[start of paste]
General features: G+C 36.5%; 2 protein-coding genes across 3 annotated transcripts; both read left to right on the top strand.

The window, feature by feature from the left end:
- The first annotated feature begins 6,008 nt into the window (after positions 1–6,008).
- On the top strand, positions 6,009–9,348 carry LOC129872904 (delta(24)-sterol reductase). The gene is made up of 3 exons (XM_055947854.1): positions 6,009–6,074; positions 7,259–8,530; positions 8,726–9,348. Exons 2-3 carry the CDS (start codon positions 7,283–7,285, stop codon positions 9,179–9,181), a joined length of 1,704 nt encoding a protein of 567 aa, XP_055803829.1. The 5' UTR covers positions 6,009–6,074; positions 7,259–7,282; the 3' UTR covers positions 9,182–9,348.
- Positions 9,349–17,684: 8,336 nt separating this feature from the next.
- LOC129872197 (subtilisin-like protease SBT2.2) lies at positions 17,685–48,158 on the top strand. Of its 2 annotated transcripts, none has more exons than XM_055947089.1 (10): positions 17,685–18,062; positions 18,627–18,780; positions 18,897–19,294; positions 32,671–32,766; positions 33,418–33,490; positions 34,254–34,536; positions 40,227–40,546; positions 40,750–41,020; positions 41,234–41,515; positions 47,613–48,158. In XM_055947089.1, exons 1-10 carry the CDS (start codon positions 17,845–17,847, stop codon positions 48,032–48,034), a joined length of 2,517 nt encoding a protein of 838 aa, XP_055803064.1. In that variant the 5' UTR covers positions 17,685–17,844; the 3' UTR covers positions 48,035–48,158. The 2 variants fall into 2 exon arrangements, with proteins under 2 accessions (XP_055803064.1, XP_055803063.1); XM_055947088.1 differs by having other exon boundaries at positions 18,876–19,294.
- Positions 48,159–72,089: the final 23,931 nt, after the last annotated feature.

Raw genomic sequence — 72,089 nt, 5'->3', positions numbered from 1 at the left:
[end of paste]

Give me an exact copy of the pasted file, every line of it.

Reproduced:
General features: G+C 36.5%; 2 protein-coding genes across 3 annotated transcripts; both read left to right on the top strand.

The window, feature by feature from the left end:
- The first annotated feature begins 6,008 nt into the window (after positions 1–6,008).
- On the top strand, positions 6,009–9,348 carry LOC129872904 (delta(24)-sterol reductase). The gene is made up of 3 exons (XM_055947854.1): positions 6,009–6,074; positions 7,259–8,530; positions 8,726–9,348. Exons 2-3 carry the CDS (start codon positions 7,283–7,285, stop codon positions 9,179–9,181), a joined length of 1,704 nt encoding a protein of 567 aa, XP_055803829.1. The 5' UTR covers positions 6,009–6,074; positions 7,259–7,282; the 3' UTR covers positions 9,182–9,348.
- Positions 9,349–17,684: 8,336 nt separating this feature from the next.
- LOC129872197 (subtilisin-like protease SBT2.2) lies at positions 17,685–48,158 on the top strand. Of its 2 annotated transcripts, none has more exons than XM_055947089.1 (10): positions 17,685–18,062; positions 18,627–18,780; positions 18,897–19,294; positions 32,671–32,766; positions 33,418–33,490; positions 34,254–34,536; positions 40,227–40,546; positions 40,750–41,020; positions 41,234–41,515; positions 47,613–48,158. In XM_055947089.1, exons 1-10 carry the CDS (start codon positions 17,845–17,847, stop codon positions 48,032–48,034), a joined length of 2,517 nt encoding a protein of 838 aa, XP_055803064.1. In that variant the 5' UTR covers positions 17,685–17,844; the 3' UTR covers positions 48,035–48,158. The 2 variants fall into 2 exon arrangements, with proteins under 2 accessions (XP_055803064.1, XP_055803063.1); XM_055947088.1 differs by having other exon boundaries at positions 18,876–19,294.
- Positions 48,159–72,089: the final 23,931 nt, after the last annotated feature.

Raw genomic sequence — 72,089 nt, 5'->3', positions numbered from 1 at the left: